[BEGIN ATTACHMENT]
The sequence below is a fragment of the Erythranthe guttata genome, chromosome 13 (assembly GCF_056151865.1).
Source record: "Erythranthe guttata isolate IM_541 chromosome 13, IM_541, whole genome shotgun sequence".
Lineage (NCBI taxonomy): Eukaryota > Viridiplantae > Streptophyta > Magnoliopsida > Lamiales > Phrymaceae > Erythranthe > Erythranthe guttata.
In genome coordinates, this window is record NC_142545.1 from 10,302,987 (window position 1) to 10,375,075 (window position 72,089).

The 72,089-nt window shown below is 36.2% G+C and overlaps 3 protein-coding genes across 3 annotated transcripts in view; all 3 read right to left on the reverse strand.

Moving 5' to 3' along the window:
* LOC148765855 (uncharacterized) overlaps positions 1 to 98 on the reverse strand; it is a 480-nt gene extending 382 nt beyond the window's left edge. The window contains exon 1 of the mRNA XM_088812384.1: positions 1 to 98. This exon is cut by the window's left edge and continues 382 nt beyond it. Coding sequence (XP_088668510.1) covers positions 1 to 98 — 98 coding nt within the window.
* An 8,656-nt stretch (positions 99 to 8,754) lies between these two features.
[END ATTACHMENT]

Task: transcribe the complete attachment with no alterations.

The sequence below is a fragment of the Erythranthe guttata genome, chromosome 13 (assembly GCF_056151865.1).
Source record: "Erythranthe guttata isolate IM_541 chromosome 13, IM_541, whole genome shotgun sequence".
Lineage (NCBI taxonomy): Eukaryota > Viridiplantae > Streptophyta > Magnoliopsida > Lamiales > Phrymaceae > Erythranthe > Erythranthe guttata.
In genome coordinates, this window is record NC_142545.1 from 10,302,987 (window position 1) to 10,375,075 (window position 72,089).

The 72,089-nt window shown below is 36.2% G+C and overlaps 3 protein-coding genes across 3 annotated transcripts in view; all 3 read right to left on the reverse strand.

Moving 5' to 3' along the window:
* LOC148765855 (uncharacterized) overlaps positions 1 to 98 on the reverse strand; it is a 480-nt gene extending 382 nt beyond the window's left edge. The window contains exon 1 of the mRNA XM_088812384.1: positions 1 to 98. This exon is cut by the window's left edge and continues 382 nt beyond it. Coding sequence (XP_088668510.1) covers positions 1 to 98 — 98 coding nt within the window.
* An 8,656-nt stretch (positions 99 to 8,754) lies between these two features.